Changing the Subject

Changing the Subject

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This remarkable story begins in the years following the Civil War, when reformers -- emboldened by the egalitarian rhetoric of the post--Civil War era -- pressed New York City's oldest institution of higher learning to admit women in the 1870s. Their effort failed, but within twenty years Barnard College was founded, creating a refuge for women scholars at Columbia, as well as an academic beachhead qqfrom which women would make incursions into the larger university.qq By 1950, Columbia was granting more advanced degrees to women and hiring more female faculty than any other university.Within the next decade, Williams, Wesleyan, Dartmouth, Amherst, and the University of Virginia all admitted women. ... side by side in a coordinate relationship began to merge: Radcliffe with Harvard, Pembroke with Brown, and Jackson with Tufts. ... That year, the Barnard Alumnae Magazine featured a five- page photo essay on the arrival of a€œThe Class of 1971a€ to a a€œcoed campusa€ filled with young men.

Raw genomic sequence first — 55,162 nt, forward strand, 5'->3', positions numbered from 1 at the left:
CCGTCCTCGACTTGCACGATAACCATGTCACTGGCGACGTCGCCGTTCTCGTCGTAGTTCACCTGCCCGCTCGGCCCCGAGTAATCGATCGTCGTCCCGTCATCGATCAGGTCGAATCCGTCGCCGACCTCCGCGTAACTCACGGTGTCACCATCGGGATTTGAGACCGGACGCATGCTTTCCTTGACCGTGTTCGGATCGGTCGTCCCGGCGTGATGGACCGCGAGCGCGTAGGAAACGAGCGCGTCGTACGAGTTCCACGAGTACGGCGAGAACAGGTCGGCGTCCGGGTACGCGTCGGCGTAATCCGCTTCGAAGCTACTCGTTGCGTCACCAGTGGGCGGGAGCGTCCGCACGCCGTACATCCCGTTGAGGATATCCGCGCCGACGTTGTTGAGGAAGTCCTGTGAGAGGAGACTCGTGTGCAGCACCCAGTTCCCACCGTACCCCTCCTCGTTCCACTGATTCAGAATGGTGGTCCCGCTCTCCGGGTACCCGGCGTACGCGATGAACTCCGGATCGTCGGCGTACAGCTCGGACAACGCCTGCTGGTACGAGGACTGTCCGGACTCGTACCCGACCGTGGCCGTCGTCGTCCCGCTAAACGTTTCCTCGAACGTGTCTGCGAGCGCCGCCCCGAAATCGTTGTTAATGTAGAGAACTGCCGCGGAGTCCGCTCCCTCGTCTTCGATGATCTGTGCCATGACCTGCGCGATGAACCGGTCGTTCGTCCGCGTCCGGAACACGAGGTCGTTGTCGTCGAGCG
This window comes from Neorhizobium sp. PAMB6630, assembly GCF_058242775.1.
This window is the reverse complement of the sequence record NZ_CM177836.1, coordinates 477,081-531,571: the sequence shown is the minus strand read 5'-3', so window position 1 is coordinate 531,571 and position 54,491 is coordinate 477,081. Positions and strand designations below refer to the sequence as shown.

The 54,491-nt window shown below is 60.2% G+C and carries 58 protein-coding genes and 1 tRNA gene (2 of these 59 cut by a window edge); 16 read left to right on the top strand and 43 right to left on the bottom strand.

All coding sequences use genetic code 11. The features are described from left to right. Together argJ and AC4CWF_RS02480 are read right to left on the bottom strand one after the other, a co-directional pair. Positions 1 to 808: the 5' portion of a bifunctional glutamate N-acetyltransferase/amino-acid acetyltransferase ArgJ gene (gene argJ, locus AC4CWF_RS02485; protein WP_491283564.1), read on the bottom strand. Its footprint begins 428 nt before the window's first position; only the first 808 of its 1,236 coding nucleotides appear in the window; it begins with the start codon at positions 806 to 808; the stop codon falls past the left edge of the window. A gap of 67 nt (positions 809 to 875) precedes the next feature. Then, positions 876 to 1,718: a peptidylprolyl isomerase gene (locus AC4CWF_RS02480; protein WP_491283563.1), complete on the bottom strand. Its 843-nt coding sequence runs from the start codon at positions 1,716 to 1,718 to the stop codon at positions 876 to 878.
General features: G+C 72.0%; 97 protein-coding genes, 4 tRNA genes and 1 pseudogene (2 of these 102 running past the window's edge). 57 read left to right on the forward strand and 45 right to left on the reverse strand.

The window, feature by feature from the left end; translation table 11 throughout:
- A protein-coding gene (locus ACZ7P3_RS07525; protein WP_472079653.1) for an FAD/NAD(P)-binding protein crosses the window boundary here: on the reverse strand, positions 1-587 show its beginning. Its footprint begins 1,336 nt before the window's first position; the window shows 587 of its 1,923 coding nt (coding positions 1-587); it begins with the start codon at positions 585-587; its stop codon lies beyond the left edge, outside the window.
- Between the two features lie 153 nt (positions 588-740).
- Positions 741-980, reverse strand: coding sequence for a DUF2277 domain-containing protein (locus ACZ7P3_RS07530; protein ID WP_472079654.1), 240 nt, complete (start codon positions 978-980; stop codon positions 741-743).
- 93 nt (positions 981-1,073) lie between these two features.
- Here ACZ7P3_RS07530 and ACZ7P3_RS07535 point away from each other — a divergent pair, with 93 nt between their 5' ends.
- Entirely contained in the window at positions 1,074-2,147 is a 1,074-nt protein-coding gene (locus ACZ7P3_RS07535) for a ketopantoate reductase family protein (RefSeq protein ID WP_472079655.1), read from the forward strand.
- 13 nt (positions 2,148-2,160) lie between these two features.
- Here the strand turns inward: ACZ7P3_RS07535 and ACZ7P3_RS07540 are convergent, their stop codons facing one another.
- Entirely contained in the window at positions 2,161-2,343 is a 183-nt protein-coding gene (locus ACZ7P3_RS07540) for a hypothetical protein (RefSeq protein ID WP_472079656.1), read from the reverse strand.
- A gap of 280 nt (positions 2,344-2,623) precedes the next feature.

Title:Changing the Subject
Author:Rosalind Rosenberg
Publisher:Columbia University Press - 2005-01-05


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